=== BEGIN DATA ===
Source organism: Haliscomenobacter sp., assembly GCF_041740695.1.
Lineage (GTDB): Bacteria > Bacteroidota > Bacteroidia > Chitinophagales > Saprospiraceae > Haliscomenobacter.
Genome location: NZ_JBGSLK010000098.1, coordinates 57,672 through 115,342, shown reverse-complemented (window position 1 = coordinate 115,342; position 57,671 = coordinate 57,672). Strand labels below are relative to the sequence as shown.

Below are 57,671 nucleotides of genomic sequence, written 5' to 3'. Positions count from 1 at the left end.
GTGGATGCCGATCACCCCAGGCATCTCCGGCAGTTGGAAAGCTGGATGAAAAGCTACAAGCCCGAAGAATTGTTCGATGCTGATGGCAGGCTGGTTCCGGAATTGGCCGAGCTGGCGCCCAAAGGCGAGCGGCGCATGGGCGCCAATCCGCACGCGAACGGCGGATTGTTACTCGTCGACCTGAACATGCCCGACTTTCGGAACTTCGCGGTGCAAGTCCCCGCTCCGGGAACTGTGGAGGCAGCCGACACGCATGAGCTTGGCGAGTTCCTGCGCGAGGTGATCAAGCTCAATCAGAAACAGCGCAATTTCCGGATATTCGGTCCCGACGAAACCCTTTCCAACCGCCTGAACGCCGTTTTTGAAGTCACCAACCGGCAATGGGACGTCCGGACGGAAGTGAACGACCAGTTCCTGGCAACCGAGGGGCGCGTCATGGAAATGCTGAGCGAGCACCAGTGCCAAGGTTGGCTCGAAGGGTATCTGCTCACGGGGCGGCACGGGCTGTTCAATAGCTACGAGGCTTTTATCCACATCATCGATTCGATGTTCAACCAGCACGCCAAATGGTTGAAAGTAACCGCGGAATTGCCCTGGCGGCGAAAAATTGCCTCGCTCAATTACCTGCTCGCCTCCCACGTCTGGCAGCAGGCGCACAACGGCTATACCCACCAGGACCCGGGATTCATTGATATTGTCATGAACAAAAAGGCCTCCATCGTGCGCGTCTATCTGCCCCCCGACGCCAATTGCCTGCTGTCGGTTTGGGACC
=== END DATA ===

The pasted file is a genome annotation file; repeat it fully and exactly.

Source organism: Haliscomenobacter sp., assembly GCF_041740695.1.
Lineage (GTDB): Bacteria > Bacteroidota > Bacteroidia > Chitinophagales > Saprospiraceae > Haliscomenobacter.
Genome location: NZ_JBGSLK010000098.1, coordinates 57,672 through 115,342, shown reverse-complemented (window position 1 = coordinate 115,342; position 57,671 = coordinate 57,672). Strand labels below are relative to the sequence as shown.

Below are 57,671 nucleotides of genomic sequence, written 5' to 3'. Positions count from 1 at the left end.
GTGGATGCCGATCACCCCAGGCATCTCCGGCAGTTGGAAAGCTGGATGAAAAGCTACAAGCCCGAAGAATTGTTCGATGCTGATGGCAGGCTGGTTCCGGAATTGGCCGAGCTGGCGCCCAAAGGCGAGCGGCGCATGGGCGCCAATCCGCACGCGAACGGCGGATTGTTACTCGTCGACCTGAACATGCCCGACTTTCGGAACTTCGCGGTGCAAGTCCCCGCTCCGGGAACTGTGGAGGCAGCCGACACGCATGAGCTTGGCGAGTTCCTGCGCGAGGTGATCAAGCTCAATCAGAAACAGCGCAATTTCCGGATATTCGGTCCCGACGAAACCCTTTCCAACCGCCTGAACGCCGTTTTTGAAGTCACCAACCGGCAATGGGACGTCCGGACGGAAGTGAACGACCAGTTCCTGGCAACCGAGGGGCGCGTCATGGAAATGCTGAGCGAGCACCAGTGCCAAGGTTGGCTCGAAGGGTATCTGCTCACGGGGCGGCACGGGCTGTTCAATAGCTACGAGGCTTTTATCCACATCATCGATTCGATGTTCAACCAGCACGCCAAATGGTTGAAAGTAACCGCGGAATTGCCCTGGCGGCGAAAAATTGCCTCGCTCAATTACCTGCTCGCCTCCCACGTCTGGCAGCAGGCGCACAACGGCTATACCCACCAGGACCCGGGATTCATTGATATTGTCATGAACAAAAAGGCCTCCATCGTGCGCGTCTATCTGCCCCCCGACGCCAATTGCCTGCTGTCGGTTTGGGACC